The Roundtable

Weekdays, 9 a.m.

Credit Peter Steiner

 WAMC's The Roundtable is an award-winning, nationally recognized eclectic talk program. The show airs from 9 a.m. to noon each weekday and features news, interviews, in-depth discussion, music, and much (much) more! Hosted by Joe Donahue and produced by Sarah LaDuke, The Roundtable tackles serious and lighthearted subjects, looking to explore the many facets of the human condition with civility, respect and responsibility.

The show's hallmark is thoughtful interviews with A-list newsmakers, authors, artists, sports figures, actors, and people with interesting stories to tell. Since hitting the airwaves in May of 2001, The Roundtable has interviewed the likes of Arthur Miller, Kurt Vonnegut, Maya Angelou, Madeleine Albright, Jimmy Carter, John McCain, Bob Dole, Bill O'Reilly, Steve Martin, James Taylor, Stephen King, Melissa Etheridge, Lin-Manuel Miranda and lots of other really cool people. Plus, Wilco does our theme song. What more can you ask for?

If you would like to be on the show email us at roundtable@wamc.org

Send your comments or questions for The Roundtable Panel to panel@wamc.org

10:25 - The Writer's Almanac
11:10 - Earth Wise
Book Picks lists are here.
You may also hear Pulse of the Planet and Sound Beat on The Roundtable.

Dawn Upshaw
Brooke Irish

There will be a Centennial Tribute to Ella Fitzgerald on Sunday night at 8PM at Tanglewood’s Seiji Ozawa Hall. The Tanglewood Music Center Vocal Concert will feature mezzo-soprano Stephanie Blythe, Pianist Lee Musiker, musicians of the Boston Pops, TMC Vocal Fellows and our next guest - Dawn Upshaw.

Dawn Upshaw is the Artistic Director of Bard College’s Conservatory of Music as well as the Charles Franklin Kellogg and Grace Ramsey Kellogg Professor of the Arts and Humanities.

She has been at Bard since 2004. The winner of three Grammy Awards; she is featured on more than 50 recordings. She is also the first singer to be named a “Perspectives” Artist by Carnegie Hall. 

Seiji Ozawa Hall at Tanglewood
Sarah LaDuke

As you walk along Tanglewood’s meandering paths, it’s easy to miss a series of small wooden shacks nestled amongst the pine trees -- until you hear the sweet music emanating from within. It’s here that the Tanglewood Music Center Fellows hone their craft and learn from the masters.

For decades, talented young musicians from around the country and around the globe have been coming to the Berkshires to study with some of the best musicians in the world.  Today we’re joined by Ellen Highstein – the Director of the Tanglewood Music Center.

Andris Nelsons
Marco Borggreve

Andris Nelsons is Music Director of the Boston Symphony Orchestra and is the designated Gewandhauskapellmeister of the Gewandhausorchester Leipzig. He made his Boston Symphony debut in March 2011, leading Mahler’s Symphony no. 9 at Carnegie Hall.

In summer 2012, Nelsons made his debut in Tanglewood, and in 2013 at Boston Symphony Hall. And began his tenure as Music Director of the BSO in the 2014/15 season and after one year his contract was extended through the 2021/22 season.

In summer 2015 and spring 2016, the BSO and Nelsons embarked on their first European tours, receiving widespread critical acclaim. It’s Summer 2017 now and Nelsons is back at Tanglewood with The BSO.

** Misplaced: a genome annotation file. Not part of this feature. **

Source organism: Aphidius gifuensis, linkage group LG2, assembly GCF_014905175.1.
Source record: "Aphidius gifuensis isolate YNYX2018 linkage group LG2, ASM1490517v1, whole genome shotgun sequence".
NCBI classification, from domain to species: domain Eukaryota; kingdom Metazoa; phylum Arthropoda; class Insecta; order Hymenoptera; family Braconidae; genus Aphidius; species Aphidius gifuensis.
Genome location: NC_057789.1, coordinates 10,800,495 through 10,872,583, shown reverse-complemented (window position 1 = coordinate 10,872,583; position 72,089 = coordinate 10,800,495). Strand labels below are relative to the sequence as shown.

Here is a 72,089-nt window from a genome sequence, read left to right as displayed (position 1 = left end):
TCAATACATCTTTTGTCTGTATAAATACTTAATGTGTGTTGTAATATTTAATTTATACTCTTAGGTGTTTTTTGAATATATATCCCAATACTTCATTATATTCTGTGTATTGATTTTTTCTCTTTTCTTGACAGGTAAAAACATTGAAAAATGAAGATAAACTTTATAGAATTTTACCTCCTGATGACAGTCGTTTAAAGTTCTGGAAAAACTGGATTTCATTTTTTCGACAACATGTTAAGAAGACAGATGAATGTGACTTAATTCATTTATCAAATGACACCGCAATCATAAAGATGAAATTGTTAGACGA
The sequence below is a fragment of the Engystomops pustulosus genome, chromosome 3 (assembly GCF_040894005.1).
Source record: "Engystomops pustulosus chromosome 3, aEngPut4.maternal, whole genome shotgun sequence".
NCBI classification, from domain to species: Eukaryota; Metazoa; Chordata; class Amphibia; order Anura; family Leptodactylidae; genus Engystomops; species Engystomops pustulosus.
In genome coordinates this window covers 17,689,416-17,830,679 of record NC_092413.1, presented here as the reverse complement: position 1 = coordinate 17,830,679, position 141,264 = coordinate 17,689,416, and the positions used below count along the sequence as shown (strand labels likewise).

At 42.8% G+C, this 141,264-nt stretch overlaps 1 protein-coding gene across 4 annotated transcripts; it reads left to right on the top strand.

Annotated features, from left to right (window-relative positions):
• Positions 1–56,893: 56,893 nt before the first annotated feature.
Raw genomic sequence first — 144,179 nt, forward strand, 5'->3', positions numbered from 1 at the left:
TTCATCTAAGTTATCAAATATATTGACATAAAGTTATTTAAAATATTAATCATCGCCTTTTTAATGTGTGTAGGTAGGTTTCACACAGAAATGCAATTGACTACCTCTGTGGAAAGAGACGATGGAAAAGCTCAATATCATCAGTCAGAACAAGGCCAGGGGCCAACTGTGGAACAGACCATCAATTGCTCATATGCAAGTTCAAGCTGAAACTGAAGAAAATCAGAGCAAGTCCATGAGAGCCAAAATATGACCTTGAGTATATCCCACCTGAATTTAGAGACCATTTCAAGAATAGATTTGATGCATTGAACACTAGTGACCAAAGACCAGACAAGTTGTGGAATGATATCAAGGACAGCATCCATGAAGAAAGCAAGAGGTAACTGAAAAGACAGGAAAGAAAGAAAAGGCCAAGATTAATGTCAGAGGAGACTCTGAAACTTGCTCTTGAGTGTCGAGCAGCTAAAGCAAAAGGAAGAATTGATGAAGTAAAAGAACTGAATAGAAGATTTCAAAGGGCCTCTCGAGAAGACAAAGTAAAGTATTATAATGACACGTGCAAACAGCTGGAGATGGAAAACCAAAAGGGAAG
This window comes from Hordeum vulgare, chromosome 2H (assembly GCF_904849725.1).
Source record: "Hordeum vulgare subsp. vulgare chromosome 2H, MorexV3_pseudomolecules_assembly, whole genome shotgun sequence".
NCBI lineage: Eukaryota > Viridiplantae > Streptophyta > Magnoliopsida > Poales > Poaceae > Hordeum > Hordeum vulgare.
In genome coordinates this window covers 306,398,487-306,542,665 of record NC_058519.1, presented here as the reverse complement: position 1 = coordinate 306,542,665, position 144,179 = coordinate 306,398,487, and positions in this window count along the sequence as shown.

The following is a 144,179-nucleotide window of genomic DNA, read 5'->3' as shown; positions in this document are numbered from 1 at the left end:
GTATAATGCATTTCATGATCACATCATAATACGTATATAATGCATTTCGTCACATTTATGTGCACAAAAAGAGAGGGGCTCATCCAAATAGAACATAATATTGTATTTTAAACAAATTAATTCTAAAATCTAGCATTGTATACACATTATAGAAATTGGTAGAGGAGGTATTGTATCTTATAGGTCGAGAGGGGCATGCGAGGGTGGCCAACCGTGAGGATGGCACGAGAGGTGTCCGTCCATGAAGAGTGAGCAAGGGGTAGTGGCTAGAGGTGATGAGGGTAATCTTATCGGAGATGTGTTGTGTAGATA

As the season begins at Tanglewood, we speak to a man who not only is keeping the plates spinning here, he also has an eye on Boston and is even working on programming for future years here at Tanglewood.

Tony Fogg has been Artistic Administrator of the Boston Symphony Orchestra since 1994 and assists the Music Director in the planning and selection of all BSO concerts and repertoire.

A pianist by training, he is one of our favorites to chat with and it is a great pleasure to welcome Tony back to our Tanglewood Roundtable.

The Tanglewood Music Center Orchestra kicks off its 2017 season under the direction of Andris Nelsons this coming Monday - July 10th. The performance features Swedish trumpeter Håkan Hardenberger, one of Mr. Nelsons' closest artistic collaborators, and Thom Rolfs, BSO principal trumpet and a former TMC Fellow.

Highlighting the program are two concertos written for Hardenberger by acclaimed English composer Mark-Anthony Turnage. Hardenberger is soloist in the 2004 concerto From the Wreckage, an emotional journey transporting listeners from a spiky introduction to the calm plateau of its final resolution.

Hardenberger is joined by Thom Rolfs for Turnage's 1995 double trumpet concerto Dispelling the Fears. Mark-Anthony Turnage's music has been performed frequently at Tanglewood since he was a TMC Fellow in 1983.

We begin our remote broadcast from Tanglewood with an abbreviated RT Panel and welcome our man from The Berkshire Eagle, Kevin Moran and Managing Director of the Boston Symphony Orchestra, Mark Volpe.

In 1917, New York State was one of the first to grant women the right to vote. With the support of a grant from the New York State Council on the Arts, Hudson River Bank and Trust Foundation, and private donations, Shaker Museum | Mount Lebanon is celebrating that important anniversary with its newest exhibition, Break Every Yoke: Shakers, gender equality, and women’s suffrage. The exhibition is on view in the historic 1829 Brethren’s Workshop via guided tour through October 9.

The exhibition draws on more than 75 artifacts from Shaker Museum | Mount Lebanon’s collections and we went there recently to discuss the exhibition with Shaker Museum Executive Director Lacy Schutz.

In The Revolution of Robert Kennedy, journalist John R. Bohrer focuses in intimate and revealing detail on Bobby Kennedy's life during the three years following JFK's assassination. Torn between mourning the past and plotting his future, Bobby was placed in a sudden competition with his political enemy, Lyndon Johnson, for control of the Democratic Party.